Azhar Ali announced the end of his Test career ahead of the final match in the ongoing series against England. His career spanned over a decade of intense change for Pakistan as a cricketing nation, and his contribution deserves celebrating even if it falls slightly short of the top rank.
When Azhar leaves the field at the end of the Karachi Test match, he will finish his career as one of Pakistan’s best Test batters. He sits fifth in Pakistan’s all-time Test run-scorer rankings (7,142), fifth on the lists of most hundreds and most fifties scored for the country (19 and 54), and fourth on the individual highest Test scores list for Pakistan (302*). Only five have played more Test matches than him for Pakistan, and all of them played at least part of their career before Pakistan’s exile from hosting international cricket. Of those whose Test careers began after 2009, Asad Shafiq has played the next most matches, 20 shy of the number Azhar has played (97).
Among the players who have scored more runs for Pakistan than Azhar (Younis Khan, Javed Miandad, Inzamam-ul-Haq and Mohammad Yousuf), all average over 50. Azhar’s overall average of 42.51 sits at the bottom end of a significant gap to the foursome who dominate Pakistan cricket’s history books. With the amount of runs Azhar has scored, he sits alone in that gap between the all-time greats and those who fell short, with over a thousand runs more than the next-highest scorer (Saleem Malik) but with a significantly lower average and at least four fewer centuries to those above him. If one ranks Pakistanis with 3,000 runs by batting average, Azhar drops down to 11th place, behind the likes of Misbah-ul-Haq and Zaheer Abbas.
The undoubted pinnacle of his career, between 2014 and 2016, promised that he could finish-up ranked among that cream of the crop. During that period he averaged 57.81 and scored eight of his hundreds, including two doubles, a triple and two in a Test match against Australia. But, a subsequent decline meant he averaged 35.95 since, leaving him finishing up adrift of Pakistan’s top rank.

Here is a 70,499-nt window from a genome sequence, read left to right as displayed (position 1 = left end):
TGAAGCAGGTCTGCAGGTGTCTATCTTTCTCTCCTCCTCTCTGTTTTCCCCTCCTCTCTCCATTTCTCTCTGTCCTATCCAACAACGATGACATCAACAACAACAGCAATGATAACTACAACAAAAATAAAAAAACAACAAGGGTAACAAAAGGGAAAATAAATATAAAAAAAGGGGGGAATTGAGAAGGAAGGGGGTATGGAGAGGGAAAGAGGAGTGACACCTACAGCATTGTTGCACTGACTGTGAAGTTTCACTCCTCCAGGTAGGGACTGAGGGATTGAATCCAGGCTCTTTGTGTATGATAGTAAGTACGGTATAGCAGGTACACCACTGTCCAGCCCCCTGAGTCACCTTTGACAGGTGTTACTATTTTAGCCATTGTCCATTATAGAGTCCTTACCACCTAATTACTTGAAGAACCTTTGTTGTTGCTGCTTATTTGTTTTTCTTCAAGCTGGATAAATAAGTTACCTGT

Perhaps, it is the era in which Azhar has played which has contributed in some part to his place in Pakistan’s cricketing memory. He began after the Inzamam and Yousuf, titans of the nineties and noughties, retired (though he played two Tests alongside Yousuf). With Younis and Misbah contributing to what was a more steady looking batting order in the early part of his career, Azhar flourished as part of that generation. A steady flow of centuries came in the early part of his career, including his nine-hour marathon against England in Dubai, and he found a way to emerge out of his lean patch in 2013 better than ever. With the retirement of both Misbah and Younis in 2017, there was space for Azhar to occupy the gap those two had left.
Pressure often brought out the best in Azhar. A double-century at the MCG, where he became the first Pakistan player to score 200 in Australia, opening the batting, carrying his bat and scoring almost half of his side’s runs, springs to mind; as does his performance against England at Southampton in 2020. In that match, Azhar scored 141 not out in the first innings and blunted England’s attack for two and a half hours in the second, scoring 31 runs and securing the draw.
But, since the Younis and Misbah’s retirements, he has been unable to fully occupy the limelight they left. Instead of stepping up to lead Pakistan into a brighter era, every hundred has felt a promise rather than a deliverance. During the tricky years before and during the pandemic, he endured his most pronounced drop in form, one that he never managed to fully come out of.
Pakistan have demanded a lot of Azhar. Proposed as the solution to their perpetual top-order woes, and given the captaincy on a placeholder basis after Sarfaraz Ahmed’s oust, he has been outshone recently by Babar Azam’s arrival on the international stage. During a time of change, volatility and instability for Pakistan cricket, he has been a constant presence but unable to completely pick up where those before him have left off. During the reintegration era, he has just about managed to keep Pakistan afloat before the torch could be passed onto Babar, but at the expense of some personal legacy.
So where does he fit in Pakistan’s Test match batting royalty? Not among those who will be discussed as the greatest. Not among those who completely faded away. Babar will surely overtake several of his positions by the time he finishes his career. If Abdullah Shafique continues the start he has made to his Test career, he may find himself around Azhar’s totals as well, although it is too early to tell.
We shall remember Azhar’s career as an out-stander in a tricky decade of Pakistan cricket, who should be celebrated for his contributions even if they do not quite measure up to those who came before.